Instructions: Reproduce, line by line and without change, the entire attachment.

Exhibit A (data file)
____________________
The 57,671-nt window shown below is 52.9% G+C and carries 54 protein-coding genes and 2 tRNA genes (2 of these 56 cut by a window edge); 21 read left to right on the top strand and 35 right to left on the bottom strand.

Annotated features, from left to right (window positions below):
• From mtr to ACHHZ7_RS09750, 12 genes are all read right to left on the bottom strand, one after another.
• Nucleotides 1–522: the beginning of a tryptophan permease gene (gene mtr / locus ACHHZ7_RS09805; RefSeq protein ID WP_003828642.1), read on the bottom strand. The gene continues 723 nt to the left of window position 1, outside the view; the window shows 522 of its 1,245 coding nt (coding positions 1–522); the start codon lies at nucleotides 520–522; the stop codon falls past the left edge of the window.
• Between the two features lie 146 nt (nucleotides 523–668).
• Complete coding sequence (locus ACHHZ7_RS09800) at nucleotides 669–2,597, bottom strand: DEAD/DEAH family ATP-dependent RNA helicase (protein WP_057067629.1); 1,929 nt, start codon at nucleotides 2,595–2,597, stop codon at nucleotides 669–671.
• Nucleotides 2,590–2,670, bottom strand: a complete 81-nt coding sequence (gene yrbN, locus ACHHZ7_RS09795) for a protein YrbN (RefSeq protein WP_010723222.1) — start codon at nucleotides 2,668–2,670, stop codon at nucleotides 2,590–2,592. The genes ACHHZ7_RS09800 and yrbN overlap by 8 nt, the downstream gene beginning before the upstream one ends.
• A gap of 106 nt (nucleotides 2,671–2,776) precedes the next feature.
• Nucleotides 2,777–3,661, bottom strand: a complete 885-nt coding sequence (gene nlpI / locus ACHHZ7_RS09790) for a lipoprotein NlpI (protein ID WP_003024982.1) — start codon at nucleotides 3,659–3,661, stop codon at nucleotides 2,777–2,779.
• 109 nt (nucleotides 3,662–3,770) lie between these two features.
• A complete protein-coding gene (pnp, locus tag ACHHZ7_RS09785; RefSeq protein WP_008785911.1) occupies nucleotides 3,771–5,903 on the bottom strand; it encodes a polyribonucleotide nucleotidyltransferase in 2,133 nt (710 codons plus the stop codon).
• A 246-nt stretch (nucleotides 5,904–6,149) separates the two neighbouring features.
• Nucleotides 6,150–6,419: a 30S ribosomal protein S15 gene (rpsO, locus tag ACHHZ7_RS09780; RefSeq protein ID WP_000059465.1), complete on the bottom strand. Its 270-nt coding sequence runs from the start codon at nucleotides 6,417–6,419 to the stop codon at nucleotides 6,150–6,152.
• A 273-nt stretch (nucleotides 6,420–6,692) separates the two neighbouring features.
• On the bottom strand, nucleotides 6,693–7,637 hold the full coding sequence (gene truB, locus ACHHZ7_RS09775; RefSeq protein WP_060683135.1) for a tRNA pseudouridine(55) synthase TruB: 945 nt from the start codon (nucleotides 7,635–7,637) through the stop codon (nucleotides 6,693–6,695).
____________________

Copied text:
The 57,671-nt window shown below is 52.9% G+C and carries 54 protein-coding genes and 2 tRNA genes (2 of these 56 cut by a window edge); 21 read left to right on the top strand and 35 right to left on the bottom strand.

Annotated features, from left to right (window positions below):
• From mtr to ACHHZ7_RS09750, 12 genes are all read right to left on the bottom strand, one after another.
• Nucleotides 1–522: the beginning of a tryptophan permease gene (gene mtr / locus ACHHZ7_RS09805; RefSeq protein ID WP_003828642.1), read on the bottom strand. The gene continues 723 nt to the left of window position 1, outside the view; the window shows 522 of its 1,245 coding nt (coding positions 1–522); the start codon lies at nucleotides 520–522; the stop codon falls past the left edge of the window.
• Between the two features lie 146 nt (nucleotides 523–668).
• Complete coding sequence (locus ACHHZ7_RS09800) at nucleotides 669–2,597, bottom strand: DEAD/DEAH family ATP-dependent RNA helicase (protein WP_057067629.1); 1,929 nt, start codon at nucleotides 2,595–2,597, stop codon at nucleotides 669–671.
• Nucleotides 2,590–2,670, bottom strand: a complete 81-nt coding sequence (gene yrbN, locus ACHHZ7_RS09795) for a protein YrbN (RefSeq protein WP_010723222.1) — start codon at nucleotides 2,668–2,670, stop codon at nucleotides 2,590–2,592. The genes ACHHZ7_RS09800 and yrbN overlap by 8 nt, the downstream gene beginning before the upstream one ends.
• A gap of 106 nt (nucleotides 2,671–2,776) precedes the next feature.
• Nucleotides 2,777–3,661, bottom strand: a complete 885-nt coding sequence (gene nlpI / locus ACHHZ7_RS09790) for a lipoprotein NlpI (protein ID WP_003024982.1) — start codon at nucleotides 3,659–3,661, stop codon at nucleotides 2,777–2,779.
• 109 nt (nucleotides 3,662–3,770) lie between these two features.
• A complete protein-coding gene (pnp, locus tag ACHHZ7_RS09785; RefSeq protein WP_008785911.1) occupies nucleotides 3,771–5,903 on the bottom strand; it encodes a polyribonucleotide nucleotidyltransferase in 2,133 nt (710 codons plus the stop codon).
• A 246-nt stretch (nucleotides 5,904–6,149) separates the two neighbouring features.
• Nucleotides 6,150–6,419: a 30S ribosomal protein S15 gene (rpsO, locus tag ACHHZ7_RS09780; RefSeq protein ID WP_000059465.1), complete on the bottom strand. Its 270-nt coding sequence runs from the start codon at nucleotides 6,417–6,419 to the stop codon at nucleotides 6,150–6,152.
• A 273-nt stretch (nucleotides 6,420–6,692) separates the two neighbouring features.
• On the bottom strand, nucleotides 6,693–7,637 hold the full coding sequence (gene truB, locus ACHHZ7_RS09775; RefSeq protein WP_060683135.1) for a tRNA pseudouridine(55) synthase TruB: 945 nt from the start codon (nucleotides 7,635–7,637) through the stop codon (nucleotides 6,693–6,695).